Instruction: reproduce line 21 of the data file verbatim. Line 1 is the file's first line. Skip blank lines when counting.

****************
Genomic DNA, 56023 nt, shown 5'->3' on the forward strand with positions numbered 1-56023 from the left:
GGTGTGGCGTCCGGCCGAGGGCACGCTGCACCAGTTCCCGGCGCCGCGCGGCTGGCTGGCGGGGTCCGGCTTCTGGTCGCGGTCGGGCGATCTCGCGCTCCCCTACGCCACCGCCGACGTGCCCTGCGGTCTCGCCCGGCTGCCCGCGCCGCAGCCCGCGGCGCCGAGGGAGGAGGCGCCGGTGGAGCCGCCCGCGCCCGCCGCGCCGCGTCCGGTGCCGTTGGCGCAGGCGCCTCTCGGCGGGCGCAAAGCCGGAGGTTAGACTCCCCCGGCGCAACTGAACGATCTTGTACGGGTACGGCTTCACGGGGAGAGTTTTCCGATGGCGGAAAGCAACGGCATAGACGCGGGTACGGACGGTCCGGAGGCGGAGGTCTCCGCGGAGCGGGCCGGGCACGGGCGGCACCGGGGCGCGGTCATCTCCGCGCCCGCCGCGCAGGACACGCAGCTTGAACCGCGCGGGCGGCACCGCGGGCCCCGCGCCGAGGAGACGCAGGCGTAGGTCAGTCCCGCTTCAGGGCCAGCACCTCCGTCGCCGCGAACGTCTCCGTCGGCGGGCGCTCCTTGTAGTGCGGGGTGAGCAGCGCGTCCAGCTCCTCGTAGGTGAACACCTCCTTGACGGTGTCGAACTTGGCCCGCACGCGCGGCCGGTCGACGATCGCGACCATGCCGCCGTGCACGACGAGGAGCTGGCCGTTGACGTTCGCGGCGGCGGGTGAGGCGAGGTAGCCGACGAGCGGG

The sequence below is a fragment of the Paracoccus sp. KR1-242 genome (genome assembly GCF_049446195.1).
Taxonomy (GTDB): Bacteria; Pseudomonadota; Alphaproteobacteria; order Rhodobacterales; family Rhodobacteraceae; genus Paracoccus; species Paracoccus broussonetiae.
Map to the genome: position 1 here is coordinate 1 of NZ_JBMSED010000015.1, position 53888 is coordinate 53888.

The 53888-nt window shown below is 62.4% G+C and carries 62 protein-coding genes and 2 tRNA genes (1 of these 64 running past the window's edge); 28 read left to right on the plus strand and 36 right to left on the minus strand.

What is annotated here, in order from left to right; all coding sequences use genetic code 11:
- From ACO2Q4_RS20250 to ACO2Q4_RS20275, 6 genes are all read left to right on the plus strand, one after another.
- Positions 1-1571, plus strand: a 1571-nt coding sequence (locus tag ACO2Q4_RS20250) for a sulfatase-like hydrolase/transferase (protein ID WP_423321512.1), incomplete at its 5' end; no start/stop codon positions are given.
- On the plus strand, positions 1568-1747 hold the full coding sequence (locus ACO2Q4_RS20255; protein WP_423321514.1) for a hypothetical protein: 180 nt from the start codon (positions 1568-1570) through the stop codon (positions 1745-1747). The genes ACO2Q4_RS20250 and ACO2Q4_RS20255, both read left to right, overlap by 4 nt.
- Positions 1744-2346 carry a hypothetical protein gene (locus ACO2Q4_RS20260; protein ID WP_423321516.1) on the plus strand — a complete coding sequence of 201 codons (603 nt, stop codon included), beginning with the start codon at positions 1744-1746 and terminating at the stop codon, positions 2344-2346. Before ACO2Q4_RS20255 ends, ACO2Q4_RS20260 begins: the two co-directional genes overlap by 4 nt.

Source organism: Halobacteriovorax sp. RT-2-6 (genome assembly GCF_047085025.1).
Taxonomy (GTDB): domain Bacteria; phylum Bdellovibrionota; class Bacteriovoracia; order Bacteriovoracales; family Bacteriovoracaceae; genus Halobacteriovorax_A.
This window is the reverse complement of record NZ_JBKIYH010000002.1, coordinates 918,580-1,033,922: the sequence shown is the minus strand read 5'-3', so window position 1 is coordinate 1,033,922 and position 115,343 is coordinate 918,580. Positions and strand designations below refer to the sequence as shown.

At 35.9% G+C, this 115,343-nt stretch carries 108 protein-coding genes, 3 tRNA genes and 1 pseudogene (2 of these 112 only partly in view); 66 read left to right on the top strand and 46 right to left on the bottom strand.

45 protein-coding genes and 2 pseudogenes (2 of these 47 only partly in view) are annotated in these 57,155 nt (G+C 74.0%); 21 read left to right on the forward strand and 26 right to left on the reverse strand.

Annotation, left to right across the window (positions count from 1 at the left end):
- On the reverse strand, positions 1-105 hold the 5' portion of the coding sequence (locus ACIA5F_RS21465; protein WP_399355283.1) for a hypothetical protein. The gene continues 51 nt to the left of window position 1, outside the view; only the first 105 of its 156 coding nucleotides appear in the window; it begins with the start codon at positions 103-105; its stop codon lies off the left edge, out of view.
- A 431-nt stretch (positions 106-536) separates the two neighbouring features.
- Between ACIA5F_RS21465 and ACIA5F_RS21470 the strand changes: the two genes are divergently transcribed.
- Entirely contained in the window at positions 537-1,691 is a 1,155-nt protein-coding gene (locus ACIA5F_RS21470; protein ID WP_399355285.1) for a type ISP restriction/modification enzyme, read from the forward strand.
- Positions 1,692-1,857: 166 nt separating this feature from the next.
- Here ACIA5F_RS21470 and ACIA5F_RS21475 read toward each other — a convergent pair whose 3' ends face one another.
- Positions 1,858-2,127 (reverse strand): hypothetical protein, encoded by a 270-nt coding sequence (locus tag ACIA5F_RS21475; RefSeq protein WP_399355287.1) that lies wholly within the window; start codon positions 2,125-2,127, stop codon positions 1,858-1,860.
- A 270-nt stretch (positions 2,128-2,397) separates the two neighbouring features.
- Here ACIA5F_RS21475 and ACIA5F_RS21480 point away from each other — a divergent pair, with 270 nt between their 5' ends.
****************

- Entirely contained in the window at positions 537-1,691 is a 1,155-nt protein-coding gene (locus ACIA5F_RS21470; protein ID WP_399355285.1) for a type ISP restriction/modification enzyme, read from the forward strand.